Group picture at the Integrated Forecasting Platform workshop
Climate Change Resilience

21 June 2024, Melbourne Australia - The development of a dedicated Pacific integrated forecasting platform to address some of the gaps in forecasting for extreme weather events was the focus of a gathering of forecasters from National Meteorological and Hydrological Services in Fiji, Papua New Guinea, Samoa, Solomon Islands, Tonga, and Vanuatu in Melbourne Australia from 12 – 14 June 2024.

The Chair of the Pacific Meteorological Council, Mr. Misaeli Funaki, who is also the Director of the Fiji Meteorological Services, said while this is a massive undertaking, it is also the beginning of an exciting journey to design something for the Pacific, by the Pacific, that would assist the NMHSs in providing accurate, timely, inclusive, actionable, and relevant information transmittable to the last mile. 

“The Pacific region is vulnerable to a wide range of weather, climate, hydrological, ocean, and other related environmental extreme and high impact events such as tropical cyclone and typhoons, high waves and seas, earthquakes and volcanic eruptions, droughts, coastal inundation, and flash floods,” he continued. 

According to Mr. Funaki, economic losses from cyclones and flooding in the South Pacific region in 2020 were estimated at approximately $1 billion, with more than 70 lives lost. Further, the risks posed by extreme events are increasing, as the Pacific region is particularly vulnerable to climate change, with a high likelihood of extreme events becoming more intense and frequent in the coming decades.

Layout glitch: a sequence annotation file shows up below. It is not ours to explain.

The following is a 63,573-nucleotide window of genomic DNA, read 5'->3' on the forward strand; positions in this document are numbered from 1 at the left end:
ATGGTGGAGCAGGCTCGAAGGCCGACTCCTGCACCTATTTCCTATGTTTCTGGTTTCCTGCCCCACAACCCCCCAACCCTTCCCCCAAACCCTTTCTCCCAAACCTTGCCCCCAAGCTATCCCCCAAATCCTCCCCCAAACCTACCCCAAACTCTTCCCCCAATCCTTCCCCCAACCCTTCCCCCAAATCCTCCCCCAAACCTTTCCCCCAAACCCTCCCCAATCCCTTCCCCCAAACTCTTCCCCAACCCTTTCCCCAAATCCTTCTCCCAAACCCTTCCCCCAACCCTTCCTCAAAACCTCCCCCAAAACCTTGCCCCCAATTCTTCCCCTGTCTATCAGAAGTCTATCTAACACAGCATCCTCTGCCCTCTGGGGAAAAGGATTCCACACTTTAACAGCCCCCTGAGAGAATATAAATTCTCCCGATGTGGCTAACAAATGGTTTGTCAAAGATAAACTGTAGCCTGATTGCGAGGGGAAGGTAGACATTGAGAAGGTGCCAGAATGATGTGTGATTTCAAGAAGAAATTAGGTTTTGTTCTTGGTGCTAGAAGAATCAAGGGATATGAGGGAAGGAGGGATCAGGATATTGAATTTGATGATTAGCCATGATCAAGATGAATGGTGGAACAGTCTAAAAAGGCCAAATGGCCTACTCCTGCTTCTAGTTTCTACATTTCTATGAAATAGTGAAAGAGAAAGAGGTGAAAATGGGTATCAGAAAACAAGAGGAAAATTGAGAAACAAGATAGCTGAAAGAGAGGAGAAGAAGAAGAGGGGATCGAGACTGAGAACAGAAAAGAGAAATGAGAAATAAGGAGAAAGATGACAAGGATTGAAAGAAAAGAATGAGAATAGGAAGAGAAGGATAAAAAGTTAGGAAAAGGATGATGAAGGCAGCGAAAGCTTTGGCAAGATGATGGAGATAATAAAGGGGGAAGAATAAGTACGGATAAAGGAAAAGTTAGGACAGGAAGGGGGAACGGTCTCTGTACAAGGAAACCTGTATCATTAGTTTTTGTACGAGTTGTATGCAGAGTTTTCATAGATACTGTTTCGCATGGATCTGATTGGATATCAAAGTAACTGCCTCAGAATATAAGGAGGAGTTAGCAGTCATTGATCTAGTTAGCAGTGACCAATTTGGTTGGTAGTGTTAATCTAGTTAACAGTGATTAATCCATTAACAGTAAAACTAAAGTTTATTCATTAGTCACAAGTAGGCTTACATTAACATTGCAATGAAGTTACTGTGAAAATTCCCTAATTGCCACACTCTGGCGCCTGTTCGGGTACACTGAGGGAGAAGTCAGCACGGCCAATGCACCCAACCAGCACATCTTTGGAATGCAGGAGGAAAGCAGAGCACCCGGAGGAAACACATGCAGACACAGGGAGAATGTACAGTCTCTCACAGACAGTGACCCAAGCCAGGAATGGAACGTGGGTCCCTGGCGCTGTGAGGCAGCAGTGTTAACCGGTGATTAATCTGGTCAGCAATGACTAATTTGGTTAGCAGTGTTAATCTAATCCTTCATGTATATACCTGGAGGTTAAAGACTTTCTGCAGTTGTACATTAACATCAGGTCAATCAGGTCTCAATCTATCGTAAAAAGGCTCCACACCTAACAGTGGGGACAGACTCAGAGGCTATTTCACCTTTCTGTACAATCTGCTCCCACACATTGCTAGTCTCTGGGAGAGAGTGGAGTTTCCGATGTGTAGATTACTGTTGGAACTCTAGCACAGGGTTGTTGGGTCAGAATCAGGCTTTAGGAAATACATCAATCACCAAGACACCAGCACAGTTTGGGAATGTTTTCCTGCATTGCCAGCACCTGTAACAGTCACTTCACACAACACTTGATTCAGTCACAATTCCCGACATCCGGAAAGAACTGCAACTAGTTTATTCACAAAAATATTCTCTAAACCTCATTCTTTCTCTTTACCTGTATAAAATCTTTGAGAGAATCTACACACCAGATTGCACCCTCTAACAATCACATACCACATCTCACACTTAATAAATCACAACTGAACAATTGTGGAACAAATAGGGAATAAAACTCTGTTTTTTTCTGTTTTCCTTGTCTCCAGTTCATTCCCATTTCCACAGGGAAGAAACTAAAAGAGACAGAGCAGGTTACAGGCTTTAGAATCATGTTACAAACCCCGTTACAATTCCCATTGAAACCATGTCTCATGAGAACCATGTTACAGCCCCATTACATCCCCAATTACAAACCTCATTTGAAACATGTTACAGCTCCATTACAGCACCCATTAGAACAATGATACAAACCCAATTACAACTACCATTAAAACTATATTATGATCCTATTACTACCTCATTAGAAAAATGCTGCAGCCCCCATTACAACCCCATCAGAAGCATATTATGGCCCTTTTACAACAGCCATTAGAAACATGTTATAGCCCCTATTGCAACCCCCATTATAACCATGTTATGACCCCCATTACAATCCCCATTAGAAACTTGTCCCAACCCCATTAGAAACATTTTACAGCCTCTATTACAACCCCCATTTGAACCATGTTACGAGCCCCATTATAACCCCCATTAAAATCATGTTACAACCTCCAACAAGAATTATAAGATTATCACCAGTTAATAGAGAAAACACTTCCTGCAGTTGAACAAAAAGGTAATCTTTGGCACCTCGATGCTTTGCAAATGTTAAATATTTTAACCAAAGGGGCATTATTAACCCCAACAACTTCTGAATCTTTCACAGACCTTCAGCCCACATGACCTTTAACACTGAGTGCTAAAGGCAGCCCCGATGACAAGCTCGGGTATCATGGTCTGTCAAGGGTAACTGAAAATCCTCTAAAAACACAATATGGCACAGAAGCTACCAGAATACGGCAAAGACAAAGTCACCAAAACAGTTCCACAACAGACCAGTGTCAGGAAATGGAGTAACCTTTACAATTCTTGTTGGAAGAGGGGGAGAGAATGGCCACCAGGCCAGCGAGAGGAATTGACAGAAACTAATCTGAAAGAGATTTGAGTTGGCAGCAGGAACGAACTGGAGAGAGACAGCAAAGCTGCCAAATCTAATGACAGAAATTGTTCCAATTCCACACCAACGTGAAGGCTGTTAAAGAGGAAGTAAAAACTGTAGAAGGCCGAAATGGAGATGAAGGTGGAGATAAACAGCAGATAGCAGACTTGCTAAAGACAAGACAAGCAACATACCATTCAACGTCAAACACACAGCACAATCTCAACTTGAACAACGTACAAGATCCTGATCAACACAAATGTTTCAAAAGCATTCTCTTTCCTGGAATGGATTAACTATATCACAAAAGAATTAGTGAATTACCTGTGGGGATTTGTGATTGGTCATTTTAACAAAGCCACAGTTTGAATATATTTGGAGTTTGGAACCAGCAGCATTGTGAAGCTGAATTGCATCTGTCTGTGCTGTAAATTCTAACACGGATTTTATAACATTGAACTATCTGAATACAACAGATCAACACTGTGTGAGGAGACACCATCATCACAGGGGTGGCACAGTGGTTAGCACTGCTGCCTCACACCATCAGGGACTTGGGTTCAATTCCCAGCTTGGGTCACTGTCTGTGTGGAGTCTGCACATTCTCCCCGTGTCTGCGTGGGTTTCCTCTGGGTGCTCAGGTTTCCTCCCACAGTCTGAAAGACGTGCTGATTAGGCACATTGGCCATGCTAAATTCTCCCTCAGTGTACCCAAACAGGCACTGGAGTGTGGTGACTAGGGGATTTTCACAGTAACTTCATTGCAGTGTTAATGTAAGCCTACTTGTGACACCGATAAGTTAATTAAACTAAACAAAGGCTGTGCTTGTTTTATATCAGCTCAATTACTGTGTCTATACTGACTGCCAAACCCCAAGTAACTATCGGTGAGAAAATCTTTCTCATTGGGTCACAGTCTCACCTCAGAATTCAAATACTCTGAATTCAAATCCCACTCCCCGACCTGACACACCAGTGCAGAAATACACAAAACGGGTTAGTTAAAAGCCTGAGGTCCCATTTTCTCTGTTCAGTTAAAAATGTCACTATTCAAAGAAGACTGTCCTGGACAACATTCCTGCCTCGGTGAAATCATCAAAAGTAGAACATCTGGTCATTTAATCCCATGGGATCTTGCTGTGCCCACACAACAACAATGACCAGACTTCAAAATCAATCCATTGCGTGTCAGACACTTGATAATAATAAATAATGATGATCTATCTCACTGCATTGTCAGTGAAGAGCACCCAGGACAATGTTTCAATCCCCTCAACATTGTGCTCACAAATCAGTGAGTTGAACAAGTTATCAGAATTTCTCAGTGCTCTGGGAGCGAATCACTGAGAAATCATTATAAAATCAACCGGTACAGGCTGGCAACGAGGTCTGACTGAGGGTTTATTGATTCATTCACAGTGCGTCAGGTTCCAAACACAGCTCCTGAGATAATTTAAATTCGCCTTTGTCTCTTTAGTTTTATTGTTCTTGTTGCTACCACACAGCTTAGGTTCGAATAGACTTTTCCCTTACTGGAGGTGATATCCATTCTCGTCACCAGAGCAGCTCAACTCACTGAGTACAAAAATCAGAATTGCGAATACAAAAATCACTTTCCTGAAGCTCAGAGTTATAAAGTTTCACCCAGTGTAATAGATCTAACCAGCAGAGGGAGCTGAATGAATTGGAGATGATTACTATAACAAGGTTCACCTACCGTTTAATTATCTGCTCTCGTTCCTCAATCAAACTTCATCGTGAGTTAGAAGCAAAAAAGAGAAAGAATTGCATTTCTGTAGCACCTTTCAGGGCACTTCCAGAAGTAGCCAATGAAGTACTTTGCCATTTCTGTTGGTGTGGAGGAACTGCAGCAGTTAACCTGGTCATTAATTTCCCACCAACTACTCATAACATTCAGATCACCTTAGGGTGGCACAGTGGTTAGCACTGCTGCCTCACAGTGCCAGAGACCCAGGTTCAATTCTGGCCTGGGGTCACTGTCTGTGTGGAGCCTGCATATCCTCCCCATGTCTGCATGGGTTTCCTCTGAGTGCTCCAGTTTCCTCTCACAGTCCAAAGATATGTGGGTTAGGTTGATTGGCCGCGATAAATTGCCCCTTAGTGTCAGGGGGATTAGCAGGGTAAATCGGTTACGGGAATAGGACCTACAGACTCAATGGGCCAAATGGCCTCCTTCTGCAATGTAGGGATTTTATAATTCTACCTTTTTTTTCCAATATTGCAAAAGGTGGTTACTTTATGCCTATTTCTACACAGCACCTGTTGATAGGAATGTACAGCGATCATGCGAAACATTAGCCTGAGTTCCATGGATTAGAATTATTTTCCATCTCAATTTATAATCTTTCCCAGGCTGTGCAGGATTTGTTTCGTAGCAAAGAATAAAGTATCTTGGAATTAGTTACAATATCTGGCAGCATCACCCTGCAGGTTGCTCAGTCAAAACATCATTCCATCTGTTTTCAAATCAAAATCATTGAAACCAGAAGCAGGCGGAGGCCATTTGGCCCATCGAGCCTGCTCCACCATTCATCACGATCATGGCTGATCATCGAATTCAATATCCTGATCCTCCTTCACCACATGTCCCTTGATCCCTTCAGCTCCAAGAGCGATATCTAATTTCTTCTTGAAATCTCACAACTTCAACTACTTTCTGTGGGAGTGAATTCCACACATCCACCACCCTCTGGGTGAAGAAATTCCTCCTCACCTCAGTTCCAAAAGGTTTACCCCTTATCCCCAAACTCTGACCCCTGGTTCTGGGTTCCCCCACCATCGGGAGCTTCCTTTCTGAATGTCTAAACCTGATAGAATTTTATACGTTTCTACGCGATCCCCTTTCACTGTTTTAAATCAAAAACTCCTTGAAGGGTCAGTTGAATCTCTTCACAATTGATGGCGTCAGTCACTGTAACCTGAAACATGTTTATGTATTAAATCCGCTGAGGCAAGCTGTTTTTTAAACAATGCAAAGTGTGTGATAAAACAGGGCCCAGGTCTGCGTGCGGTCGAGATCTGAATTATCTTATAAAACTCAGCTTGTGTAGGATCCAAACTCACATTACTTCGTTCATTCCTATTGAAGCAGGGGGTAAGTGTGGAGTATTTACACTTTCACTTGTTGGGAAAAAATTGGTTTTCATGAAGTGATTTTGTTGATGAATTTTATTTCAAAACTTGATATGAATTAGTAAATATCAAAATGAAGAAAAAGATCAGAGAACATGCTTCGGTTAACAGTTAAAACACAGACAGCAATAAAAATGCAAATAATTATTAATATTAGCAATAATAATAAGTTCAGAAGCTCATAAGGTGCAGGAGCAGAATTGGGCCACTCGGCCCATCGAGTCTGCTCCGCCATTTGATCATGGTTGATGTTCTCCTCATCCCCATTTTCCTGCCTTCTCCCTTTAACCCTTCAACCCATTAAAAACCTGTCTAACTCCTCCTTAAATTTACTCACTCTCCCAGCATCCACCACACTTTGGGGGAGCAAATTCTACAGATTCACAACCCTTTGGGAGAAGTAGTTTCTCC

“As these extreme events increase in frequency and severity, we must ask ourselves whether we are doing enough to protect our communities,” he said. 

While there has been significant investment in climate and climate change-related capacity and infrastructure over the past decade, the Pacific Meteorological community recognises that there are critical gaps in the area of the weather services, and the region’s observation network remains lacking compared to other regions of the world. 

Similarly, the existing infrastructures and capacity to provide accurate information is not up to the global standard, and forecasting systems currently being used are highly variable in approach, meaning the pace at which the Pacific invests in new and up-to-date technologies to match the number of disasters is slow and not consistent.

“Presently, we do not have enough qualified meteorological and technical staff to develop and deliver accurate, localised, and impact-based forecasts and warnings. This creates challenges for us as NMHSs in providing the information needed by government, communities, and industries to better prepare for extreme events and manage the subsequent impacts on livelihoods and communities,” said Mr Funaki.

“We need an ambitious response to enable us as a region to better anticipate and respond to extreme events and their associated risks by enhancing capability to build a stronger platform for the region to manage the impacts of climate change, and equip countries with valuable information to inform adaptation and resilience strategies. The Weather Ready Pacific Decadal Programme of Investment, which was unanimously endorsed by the Pacific Island Forum Leaders in 2021, plans to do exactly that.

“The systems we develop will protect communities and our NMHSs and hopefully provide more specific forecasts and warnings about local weather conditions. Warnings will be clearer about potential impacts, enabling communities to make informed decisions.

“The human and financial cost of not acting is higher than the cost of acting through the Weather Ready Pacific Programme. I would like to thank the development partners for their foresight and contribution to this initiative, namely Australia, New Zealand, Japan, and the United Kingdom,” Mr. Funaki concluded.

For more information, please contact the Pacific Meteorological Desk Partnership at [email protected]